Mercy Community Nature Preserve on the grounds of Mercy Tiffin Hospital is open to the public beginning today after its dedication ceremony Monday.
The date was selected to coincide with Earth Day and the hospital's 100th anniversary celebration.
"If this day is an indication of God's approval, I'd say He's really, really happy," said Catherine Gase, chairwoman of the park volunteer committee, referring to warm temperatures and sunny skies.
PHOTO BY PAT GAIETTO
Dave Baker and Jeannine Curns cross a foot bridge in the trail that was built by Alec Wagner for an Eagle Scout project.
"The Sisters of Mercy opened the first hospital in northwest Ohio in Tiffin in 1913," Gase said. "And here, 100 years later, is another first."
There are no other nature trails on hospital property in the area, she said, and no other partnerships of this type.
The county's newest park, a partnership between Mercy and the Seneca County Park District, features a three-quarter-mile loop trail in a 22-acre wooded area west of the hospital. More trails are under construction. It features public fishing, riparian corridors, wildlife, the sound of flowing water and five geocaches.
At the entrance to the trail is "an amazing totem pole," Gase said. Created by Ken Cahill, a park neighbor, the work of art is hand-carved and painted from tree from the woods. The totem pole features carvings of animals Cahill has seen over the years in the woods.
Another highlight is a foot bridge built over a ravine by Alec Wagner as an Eagle Scout project.
In his remarks, Mercy President and CEO Dale Thornton focused on the hospital's partnership with the park district and the community.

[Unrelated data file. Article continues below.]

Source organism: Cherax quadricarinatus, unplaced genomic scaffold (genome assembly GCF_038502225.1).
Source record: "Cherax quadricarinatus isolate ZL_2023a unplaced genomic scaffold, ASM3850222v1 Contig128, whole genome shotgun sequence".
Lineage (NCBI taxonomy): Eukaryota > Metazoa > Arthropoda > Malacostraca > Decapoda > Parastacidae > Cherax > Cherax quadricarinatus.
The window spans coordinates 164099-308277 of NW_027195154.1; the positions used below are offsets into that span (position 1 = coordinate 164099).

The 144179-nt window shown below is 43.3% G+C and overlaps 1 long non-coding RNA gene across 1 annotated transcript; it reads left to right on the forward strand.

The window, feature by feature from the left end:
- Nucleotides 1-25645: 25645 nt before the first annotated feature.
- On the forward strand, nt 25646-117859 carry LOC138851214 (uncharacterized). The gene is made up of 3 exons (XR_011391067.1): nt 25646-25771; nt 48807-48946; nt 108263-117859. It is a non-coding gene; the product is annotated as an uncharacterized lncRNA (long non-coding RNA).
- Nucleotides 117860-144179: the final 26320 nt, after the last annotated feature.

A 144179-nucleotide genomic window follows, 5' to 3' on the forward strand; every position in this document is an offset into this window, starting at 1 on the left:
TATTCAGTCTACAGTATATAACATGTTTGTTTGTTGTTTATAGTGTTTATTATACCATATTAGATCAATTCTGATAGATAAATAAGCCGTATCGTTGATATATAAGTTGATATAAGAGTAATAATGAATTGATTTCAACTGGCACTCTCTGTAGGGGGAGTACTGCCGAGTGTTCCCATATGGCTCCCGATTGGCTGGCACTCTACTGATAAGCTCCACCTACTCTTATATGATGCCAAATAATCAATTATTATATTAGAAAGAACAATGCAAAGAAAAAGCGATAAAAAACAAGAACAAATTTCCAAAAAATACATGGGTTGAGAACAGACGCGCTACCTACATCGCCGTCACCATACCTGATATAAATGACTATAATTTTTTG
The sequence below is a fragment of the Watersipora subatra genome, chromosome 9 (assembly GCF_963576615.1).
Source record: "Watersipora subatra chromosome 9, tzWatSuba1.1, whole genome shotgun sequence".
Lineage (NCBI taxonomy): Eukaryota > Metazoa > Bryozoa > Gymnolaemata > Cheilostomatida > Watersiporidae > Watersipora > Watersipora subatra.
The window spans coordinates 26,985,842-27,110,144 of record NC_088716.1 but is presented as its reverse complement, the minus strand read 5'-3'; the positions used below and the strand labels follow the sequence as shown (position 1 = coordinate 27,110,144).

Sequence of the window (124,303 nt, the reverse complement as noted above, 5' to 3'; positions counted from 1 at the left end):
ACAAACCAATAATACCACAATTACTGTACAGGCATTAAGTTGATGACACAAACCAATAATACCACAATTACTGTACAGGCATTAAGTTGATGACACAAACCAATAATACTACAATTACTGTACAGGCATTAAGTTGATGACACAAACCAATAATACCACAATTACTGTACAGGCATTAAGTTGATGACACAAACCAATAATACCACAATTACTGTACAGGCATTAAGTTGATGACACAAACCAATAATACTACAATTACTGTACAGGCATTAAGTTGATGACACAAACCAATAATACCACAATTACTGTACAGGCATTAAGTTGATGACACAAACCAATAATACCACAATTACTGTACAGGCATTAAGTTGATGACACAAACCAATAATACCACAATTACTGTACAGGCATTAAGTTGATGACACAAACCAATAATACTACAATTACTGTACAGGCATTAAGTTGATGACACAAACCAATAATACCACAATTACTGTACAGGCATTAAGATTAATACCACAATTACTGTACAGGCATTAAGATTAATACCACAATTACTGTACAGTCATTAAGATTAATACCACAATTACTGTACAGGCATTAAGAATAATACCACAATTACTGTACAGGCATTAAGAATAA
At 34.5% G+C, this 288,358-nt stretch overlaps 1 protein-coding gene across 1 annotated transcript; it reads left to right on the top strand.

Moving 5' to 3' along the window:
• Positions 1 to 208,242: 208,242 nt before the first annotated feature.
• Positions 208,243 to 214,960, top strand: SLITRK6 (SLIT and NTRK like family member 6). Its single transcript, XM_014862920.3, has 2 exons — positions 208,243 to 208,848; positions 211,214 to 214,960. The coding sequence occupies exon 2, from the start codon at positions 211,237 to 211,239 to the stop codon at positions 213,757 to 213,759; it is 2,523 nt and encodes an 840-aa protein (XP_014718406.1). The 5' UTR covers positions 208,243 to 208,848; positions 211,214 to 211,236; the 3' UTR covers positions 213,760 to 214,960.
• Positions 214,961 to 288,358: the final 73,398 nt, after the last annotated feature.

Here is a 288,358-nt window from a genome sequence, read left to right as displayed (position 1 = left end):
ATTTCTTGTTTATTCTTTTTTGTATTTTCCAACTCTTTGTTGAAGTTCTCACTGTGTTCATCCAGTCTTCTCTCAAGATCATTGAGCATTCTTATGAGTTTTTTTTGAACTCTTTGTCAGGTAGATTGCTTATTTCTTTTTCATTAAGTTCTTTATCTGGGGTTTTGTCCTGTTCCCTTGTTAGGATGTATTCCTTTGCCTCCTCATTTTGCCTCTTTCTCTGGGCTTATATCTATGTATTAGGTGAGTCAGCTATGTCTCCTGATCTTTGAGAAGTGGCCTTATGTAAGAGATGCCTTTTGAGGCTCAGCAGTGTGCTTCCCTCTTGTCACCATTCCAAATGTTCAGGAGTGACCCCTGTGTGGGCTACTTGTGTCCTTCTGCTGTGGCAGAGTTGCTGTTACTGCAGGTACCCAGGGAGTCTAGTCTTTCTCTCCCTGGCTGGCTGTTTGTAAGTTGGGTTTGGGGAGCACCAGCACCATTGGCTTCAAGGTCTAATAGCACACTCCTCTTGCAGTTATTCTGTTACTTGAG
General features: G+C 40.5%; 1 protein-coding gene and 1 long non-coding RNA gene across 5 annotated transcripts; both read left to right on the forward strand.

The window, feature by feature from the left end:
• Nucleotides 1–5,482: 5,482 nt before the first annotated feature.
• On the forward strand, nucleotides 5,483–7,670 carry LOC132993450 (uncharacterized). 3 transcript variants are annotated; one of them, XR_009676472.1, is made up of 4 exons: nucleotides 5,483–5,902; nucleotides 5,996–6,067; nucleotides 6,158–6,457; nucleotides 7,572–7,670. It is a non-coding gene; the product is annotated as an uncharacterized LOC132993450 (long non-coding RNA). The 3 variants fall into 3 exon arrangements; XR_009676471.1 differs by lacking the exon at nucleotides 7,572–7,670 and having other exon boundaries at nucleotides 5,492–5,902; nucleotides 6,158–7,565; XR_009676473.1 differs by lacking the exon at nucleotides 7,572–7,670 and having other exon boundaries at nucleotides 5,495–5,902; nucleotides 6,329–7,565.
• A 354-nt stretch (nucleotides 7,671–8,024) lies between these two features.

He said he might come up with ideas, but it's "the do-ers who take a concept and make it into reality."
He said Charles Ervin, senior director of facilities and campus planning at Mercy Tiffin, was the driving force to get people to work together.
"I'm happy the nature preserve will be one more small addition to the lifestyle we (in Tiffin) enjoy," he said. "We at the hospital, in doing things like this, hope we're good community partners."
He said the nature preserve will be one the highlights of his career as he retires June 1.
To open the dedication, Sister Janet Hay of the Sisters of St. Francis led a prayer and park board Chairman Roland Zimmerman introduced other board members and staff members. He invited people attending to visit the rest of Seneca County's parks.
Gase introduced hospital personnel and committee members involved in the project - Cahill, Jana Martin, Mitchell Dandurand, Pam Kin, Dexter Tiell, Ervin, Wayne Kromer and Julie Tiell.
Seneca County Park District Program Director Linda Rose said she walked the Mercy trail last weekend.
"The spring wildflowers are coming out and they're just beautiful," she said.
The trail is open dawn to dusk.
"No day is complete without at least an hour of outdoor time," Rose said.